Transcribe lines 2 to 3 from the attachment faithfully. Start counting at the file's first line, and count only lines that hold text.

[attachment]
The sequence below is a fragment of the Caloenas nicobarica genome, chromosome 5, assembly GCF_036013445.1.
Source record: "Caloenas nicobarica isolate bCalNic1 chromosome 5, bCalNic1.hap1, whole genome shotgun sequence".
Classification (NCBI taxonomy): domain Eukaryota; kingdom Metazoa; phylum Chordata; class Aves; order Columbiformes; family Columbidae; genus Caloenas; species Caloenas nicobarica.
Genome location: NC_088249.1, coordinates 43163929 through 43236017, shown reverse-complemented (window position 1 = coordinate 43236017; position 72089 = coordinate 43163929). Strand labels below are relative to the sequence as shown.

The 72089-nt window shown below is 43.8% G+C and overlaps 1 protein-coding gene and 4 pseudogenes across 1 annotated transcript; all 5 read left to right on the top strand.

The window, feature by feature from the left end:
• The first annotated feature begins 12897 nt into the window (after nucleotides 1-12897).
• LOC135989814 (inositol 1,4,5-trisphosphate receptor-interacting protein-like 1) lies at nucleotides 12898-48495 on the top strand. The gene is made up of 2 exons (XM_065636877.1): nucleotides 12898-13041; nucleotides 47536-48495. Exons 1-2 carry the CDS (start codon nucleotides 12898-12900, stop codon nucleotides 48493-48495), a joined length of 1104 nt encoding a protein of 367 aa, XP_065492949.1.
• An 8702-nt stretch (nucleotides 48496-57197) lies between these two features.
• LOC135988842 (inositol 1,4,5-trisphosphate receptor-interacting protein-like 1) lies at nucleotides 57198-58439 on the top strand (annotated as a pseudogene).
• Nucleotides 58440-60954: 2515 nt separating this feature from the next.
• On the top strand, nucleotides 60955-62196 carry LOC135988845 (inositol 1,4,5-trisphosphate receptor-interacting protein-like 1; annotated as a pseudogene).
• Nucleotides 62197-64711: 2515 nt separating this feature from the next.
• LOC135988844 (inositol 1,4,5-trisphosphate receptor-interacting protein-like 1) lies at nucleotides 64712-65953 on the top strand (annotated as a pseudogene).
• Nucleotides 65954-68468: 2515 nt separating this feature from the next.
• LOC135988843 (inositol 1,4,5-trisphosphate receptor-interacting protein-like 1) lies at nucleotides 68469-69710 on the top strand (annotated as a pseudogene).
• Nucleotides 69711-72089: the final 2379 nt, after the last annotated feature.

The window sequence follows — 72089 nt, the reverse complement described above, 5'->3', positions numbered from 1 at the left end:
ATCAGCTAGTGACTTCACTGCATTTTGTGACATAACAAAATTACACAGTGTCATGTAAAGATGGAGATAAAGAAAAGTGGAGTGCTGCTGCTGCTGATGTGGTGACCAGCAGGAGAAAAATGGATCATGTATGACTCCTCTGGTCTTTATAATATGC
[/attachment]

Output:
Source record: "Caloenas nicobarica isolate bCalNic1 chromosome 5, bCalNic1.hap1, whole genome shotgun sequence".
Classification (NCBI taxonomy): domain Eukaryota; kingdom Metazoa; phylum Chordata; class Aves; order Columbiformes; family Columbidae; genus Caloenas; species Caloenas nicobarica.